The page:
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The Lamentation of Turlough O'Carolan

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The Lamentation Of Turlough O'Carolan

What Irish repertoire would be complete without an air by the great blind harpist composer and poet O’Carolan.

Turlough O'Carolan (1670-1738)

The blind harpist Turlough O'Carolan is generally recognized to be Ireland's first great composer.

Now his music is firmly established in the traditional repertoire and also crosses over into the classical repertoire. Seán Ó Ríada and The Chieftains made his music famous around the world.

Most of his tunes are named after people or families (Planxty's), usually these were his patrons.

Some of his most popular tunes include O'Carolan's Concerto, Carolan's Draught, Carolan's Receipt, Eleanor Plunkett, Fanny Power, George Brabazon, Hewlett, Mrs Mc Dermott, Lord Inchiquin, Planxty Irwin and Sí Bheag, Sí Mhór.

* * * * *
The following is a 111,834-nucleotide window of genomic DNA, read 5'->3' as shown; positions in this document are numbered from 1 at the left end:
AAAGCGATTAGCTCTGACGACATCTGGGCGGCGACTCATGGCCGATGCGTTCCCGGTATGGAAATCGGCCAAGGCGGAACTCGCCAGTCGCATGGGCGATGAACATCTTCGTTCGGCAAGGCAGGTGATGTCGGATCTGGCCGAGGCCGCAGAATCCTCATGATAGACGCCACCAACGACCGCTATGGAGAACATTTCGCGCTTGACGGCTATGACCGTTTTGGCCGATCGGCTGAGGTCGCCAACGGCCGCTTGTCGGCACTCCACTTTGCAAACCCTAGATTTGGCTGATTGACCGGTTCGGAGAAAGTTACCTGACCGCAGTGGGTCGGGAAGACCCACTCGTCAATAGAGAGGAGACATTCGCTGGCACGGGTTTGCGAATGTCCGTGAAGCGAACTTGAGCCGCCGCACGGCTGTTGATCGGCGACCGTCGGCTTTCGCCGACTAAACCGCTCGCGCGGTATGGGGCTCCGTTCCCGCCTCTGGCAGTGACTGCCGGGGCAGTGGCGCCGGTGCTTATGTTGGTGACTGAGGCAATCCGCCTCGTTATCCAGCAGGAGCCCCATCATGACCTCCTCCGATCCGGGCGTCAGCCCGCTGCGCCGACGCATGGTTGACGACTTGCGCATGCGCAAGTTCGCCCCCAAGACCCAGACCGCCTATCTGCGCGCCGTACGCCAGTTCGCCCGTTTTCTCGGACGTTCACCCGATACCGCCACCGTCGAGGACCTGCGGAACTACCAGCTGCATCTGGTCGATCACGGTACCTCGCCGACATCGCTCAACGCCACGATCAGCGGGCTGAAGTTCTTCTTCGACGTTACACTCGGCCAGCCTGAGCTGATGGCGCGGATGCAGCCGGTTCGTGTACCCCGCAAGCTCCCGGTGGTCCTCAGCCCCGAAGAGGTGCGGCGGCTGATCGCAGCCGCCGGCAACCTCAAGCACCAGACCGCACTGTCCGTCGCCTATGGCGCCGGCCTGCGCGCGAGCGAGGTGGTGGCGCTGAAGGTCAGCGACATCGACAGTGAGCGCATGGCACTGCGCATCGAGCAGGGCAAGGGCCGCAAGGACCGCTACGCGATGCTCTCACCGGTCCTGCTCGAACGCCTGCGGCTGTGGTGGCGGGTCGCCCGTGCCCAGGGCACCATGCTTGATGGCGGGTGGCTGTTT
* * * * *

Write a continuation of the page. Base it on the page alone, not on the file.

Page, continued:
The following biography comes from the Enyclopedia Britannica

Turlough O'Carolan, also called Terence Carolan (born 1670, near Nobber, County Meath, Ireland, died March 25th, 1738, Alderford, County Roscommon), one of the last Irish harpist-composers and the only one whose songs survive in both words and music in significant number (about 220 of provable provenance are extant with an uncounted number apocryphally attributed).
The son of an iron founder, O'Carolan became blind from smallpox at the age of 18. He was befriended by a Mrs. MacDermott-Roe, the wife of his father's employer, who apprenticed him to a harper and supported him for the three years of his training, then gave him money, a guide, and a horse.

As an itinerant harper, he traveled widely in Ireland. Although never considered a master performer, he was highly regarded as a composer of songs and improvised verse. His tunes appeared widely in 18th-century collections.